Eventually the Circle Line company's operation grew to a demand that the Circle Line V could no longer meet. Sometime in the early 1980's, with the ship having been in continued use for nearly eight decades, she was cut from the Circle Line fleet and left at an abandoned pier in New Jersey. Circle Line Sightseeing tours still exists today, operating nine vessels, several bus tours and accommodating over 2,000 visitors daily.

- Circa 1983 photograph of the Circle Line V resting along an abandoned New Jersey pier after being sold off by Circle Line Tours.  Image via Navsource.org

Enter Robert Miller in 1986. A Cincinnati resident, Miller was looking to buy an old steam yacht and had come across the Circle Line V sitting idle in New York's Hudson River. The vessel's owner at the time sold it to Miller for $7,500. Miller told The Kentucky Enquirer (an article that is now behind a paywall, but freely viewable via The Wisconsin State Journal) in 2011 that it took him ten days to repair the boat and get it seaworthy again. One day while working on the ship, a limousine pulled up to the dock. A representative of Madonna greeted him, asking to use the Circle Line V as a background element in one of the wildly popular pop star's upcoming music videos. The ship ended up having a cameo in the video for Madonna's single "Papa Don't Preach."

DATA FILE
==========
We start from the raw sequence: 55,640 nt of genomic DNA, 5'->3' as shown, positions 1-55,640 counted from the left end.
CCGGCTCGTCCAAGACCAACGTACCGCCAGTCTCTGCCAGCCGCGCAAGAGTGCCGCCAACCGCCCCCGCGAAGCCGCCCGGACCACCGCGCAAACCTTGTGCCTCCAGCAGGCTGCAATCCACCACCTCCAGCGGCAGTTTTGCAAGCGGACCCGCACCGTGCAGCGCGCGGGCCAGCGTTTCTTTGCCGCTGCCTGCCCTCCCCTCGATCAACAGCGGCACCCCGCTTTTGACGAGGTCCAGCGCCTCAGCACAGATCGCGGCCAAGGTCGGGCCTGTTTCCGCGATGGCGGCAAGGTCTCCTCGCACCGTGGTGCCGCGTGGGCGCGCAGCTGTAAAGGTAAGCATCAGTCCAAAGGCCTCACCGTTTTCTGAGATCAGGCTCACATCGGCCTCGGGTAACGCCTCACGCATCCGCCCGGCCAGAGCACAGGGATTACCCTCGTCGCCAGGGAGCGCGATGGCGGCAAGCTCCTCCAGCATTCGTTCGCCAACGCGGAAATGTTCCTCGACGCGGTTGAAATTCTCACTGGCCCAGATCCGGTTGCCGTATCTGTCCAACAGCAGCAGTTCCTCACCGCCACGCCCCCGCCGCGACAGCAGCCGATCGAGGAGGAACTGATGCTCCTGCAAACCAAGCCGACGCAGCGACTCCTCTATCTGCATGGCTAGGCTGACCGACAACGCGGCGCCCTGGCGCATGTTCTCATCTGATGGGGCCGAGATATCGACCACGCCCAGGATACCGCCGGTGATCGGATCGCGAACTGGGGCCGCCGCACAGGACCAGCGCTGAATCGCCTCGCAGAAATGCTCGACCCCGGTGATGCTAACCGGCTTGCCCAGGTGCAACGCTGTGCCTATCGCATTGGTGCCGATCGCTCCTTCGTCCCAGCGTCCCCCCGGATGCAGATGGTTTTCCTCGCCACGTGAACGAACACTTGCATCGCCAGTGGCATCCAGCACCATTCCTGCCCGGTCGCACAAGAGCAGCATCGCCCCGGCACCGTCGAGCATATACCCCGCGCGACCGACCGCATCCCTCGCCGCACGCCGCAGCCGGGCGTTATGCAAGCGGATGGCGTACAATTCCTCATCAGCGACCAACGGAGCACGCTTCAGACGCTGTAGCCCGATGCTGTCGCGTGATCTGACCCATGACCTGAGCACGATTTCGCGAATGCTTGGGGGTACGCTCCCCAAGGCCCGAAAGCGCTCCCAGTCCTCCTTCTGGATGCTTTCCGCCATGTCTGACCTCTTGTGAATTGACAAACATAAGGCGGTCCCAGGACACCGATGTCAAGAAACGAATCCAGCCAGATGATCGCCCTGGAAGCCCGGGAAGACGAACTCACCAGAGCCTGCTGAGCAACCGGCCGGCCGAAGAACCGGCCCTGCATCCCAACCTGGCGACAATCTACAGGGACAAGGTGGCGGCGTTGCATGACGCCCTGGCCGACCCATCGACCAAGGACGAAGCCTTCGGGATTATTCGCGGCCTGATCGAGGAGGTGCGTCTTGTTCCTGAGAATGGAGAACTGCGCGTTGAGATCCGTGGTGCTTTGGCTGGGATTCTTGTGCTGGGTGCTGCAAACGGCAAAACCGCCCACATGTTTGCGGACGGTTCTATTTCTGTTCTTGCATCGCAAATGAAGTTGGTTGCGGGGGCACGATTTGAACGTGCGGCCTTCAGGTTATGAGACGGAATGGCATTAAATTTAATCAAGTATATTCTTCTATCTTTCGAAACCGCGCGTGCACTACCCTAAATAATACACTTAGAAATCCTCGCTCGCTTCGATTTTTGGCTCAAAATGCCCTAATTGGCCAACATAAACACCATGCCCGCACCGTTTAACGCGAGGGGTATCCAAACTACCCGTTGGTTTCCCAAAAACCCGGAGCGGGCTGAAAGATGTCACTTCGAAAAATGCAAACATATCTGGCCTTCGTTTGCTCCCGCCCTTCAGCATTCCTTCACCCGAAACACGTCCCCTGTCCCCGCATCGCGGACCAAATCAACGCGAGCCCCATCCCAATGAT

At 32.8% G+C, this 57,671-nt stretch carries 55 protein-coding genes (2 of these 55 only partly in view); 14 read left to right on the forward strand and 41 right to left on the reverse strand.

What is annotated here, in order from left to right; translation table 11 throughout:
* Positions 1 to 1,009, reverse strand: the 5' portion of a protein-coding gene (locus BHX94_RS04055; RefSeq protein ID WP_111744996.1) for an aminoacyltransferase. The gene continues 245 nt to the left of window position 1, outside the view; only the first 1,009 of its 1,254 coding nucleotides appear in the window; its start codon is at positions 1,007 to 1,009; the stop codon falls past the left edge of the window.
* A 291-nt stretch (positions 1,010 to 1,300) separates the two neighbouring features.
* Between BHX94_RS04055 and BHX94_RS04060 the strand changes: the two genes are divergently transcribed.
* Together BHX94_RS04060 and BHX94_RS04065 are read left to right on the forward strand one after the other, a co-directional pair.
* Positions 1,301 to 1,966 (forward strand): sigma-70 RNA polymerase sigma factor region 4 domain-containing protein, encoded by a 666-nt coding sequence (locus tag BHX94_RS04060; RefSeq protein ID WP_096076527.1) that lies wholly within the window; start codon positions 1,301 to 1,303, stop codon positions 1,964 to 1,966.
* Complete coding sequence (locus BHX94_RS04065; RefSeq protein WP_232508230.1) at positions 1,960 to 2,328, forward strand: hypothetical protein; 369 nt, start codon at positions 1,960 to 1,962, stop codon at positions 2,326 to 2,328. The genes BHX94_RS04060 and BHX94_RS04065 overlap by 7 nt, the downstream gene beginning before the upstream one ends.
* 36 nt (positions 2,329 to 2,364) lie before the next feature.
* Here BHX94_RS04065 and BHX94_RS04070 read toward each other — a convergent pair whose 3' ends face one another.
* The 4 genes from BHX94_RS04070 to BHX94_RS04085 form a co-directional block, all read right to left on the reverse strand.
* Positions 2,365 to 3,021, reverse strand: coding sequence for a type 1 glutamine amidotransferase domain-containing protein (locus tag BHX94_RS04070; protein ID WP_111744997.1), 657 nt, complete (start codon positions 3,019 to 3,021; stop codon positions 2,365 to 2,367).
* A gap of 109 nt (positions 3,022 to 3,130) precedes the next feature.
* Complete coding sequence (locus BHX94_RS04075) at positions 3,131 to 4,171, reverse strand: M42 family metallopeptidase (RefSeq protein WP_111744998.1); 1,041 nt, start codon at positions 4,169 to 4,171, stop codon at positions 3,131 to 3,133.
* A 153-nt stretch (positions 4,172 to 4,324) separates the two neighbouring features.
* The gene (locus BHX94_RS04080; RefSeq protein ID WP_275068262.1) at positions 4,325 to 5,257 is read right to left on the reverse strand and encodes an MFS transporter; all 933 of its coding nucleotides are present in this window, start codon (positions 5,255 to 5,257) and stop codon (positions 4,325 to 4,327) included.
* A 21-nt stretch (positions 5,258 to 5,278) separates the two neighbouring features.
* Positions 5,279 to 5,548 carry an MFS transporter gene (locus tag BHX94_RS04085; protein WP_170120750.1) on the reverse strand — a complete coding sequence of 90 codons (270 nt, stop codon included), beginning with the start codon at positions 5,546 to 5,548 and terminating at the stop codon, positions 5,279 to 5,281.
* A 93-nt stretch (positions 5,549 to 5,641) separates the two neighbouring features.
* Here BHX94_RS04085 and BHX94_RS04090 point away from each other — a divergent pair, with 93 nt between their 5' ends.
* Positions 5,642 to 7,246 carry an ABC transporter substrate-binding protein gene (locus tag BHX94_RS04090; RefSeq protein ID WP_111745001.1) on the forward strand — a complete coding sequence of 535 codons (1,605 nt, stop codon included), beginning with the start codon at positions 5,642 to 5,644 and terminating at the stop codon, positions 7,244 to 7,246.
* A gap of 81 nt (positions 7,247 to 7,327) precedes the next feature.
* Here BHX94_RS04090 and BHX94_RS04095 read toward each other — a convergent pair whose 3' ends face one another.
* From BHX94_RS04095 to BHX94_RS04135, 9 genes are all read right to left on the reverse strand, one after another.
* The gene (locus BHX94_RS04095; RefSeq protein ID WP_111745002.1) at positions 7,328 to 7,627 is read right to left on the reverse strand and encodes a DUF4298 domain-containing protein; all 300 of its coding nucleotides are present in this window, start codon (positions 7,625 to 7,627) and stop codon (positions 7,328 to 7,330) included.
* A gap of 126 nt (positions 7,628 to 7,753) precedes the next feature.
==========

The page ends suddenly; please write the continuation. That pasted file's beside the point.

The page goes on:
- Screen cap of Madonna's "Papa Don't Preach" music video. The Circle Line V's bow is viewable at the left.
The ship is clearly identifiable in one brief scene from the video. If you can stomach just how bad of a song it is, you can see for yourself on YouTube here.